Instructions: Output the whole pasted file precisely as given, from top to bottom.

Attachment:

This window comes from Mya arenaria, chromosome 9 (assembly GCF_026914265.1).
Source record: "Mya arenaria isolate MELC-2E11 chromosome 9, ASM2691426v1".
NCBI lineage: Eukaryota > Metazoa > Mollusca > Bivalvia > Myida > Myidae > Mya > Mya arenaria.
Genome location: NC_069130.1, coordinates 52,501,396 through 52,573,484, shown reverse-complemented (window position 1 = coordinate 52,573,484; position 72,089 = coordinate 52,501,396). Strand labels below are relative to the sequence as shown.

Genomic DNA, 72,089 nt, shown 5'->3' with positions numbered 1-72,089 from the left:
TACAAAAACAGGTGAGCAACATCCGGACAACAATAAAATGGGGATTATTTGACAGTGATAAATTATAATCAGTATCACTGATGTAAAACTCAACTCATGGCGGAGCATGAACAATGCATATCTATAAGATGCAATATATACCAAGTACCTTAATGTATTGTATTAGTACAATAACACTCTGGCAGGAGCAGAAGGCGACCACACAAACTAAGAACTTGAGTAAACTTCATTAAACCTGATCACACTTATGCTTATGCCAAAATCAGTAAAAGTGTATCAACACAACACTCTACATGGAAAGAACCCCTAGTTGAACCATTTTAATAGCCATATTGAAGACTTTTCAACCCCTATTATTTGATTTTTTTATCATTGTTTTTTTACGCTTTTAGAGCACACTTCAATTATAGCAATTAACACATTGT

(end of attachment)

This window comes from Mya arenaria, chromosome 9 (assembly GCF_026914265.1).
Source record: "Mya arenaria isolate MELC-2E11 chromosome 9, ASM2691426v1".
NCBI lineage: Eukaryota > Metazoa > Mollusca > Bivalvia > Myida > Myidae > Mya > Mya arenaria.
Genome location: NC_069130.1, coordinates 52,501,396 through 52,573,484, shown reverse-complemented (window position 1 = coordinate 52,573,484; position 72,089 = coordinate 52,501,396). Strand labels below are relative to the sequence as shown.

Genomic DNA, 72,089 nt, shown 5'->3' with positions numbered 1-72,089 from the left:
TACAAAAACAGGTGAGCAACATCCGGACAACAATAAAATGGGGATTATTTGACAGTGATAAATTATAATCAGTATCACTGATGTAAAACTCAACTCATGGCGGAGCATGAACAATGCATATCTATAAGATGCAATATATACCAAGTACCTTAATGTATTGTATTAGTACAATAACACTCTGGCAGGAGCAGAAGGCGACCACACAAACTAAGAACTTGAGTAAACTTCATTAAACCTGATCACACTTATGCTTATGCCAAAATCAGTAAAAGTGTATCAACACAACACTCTACATGGAAAGAACCCCTAGTTGAACCATTTTAATAGCCATATTGAAGACTTTTCAACCCCTATTATTTGATTTTTTTATCATTGTTTTTTTACGCTTTTAGAGCACACTTCAATTATAGCAATTAACACATTGT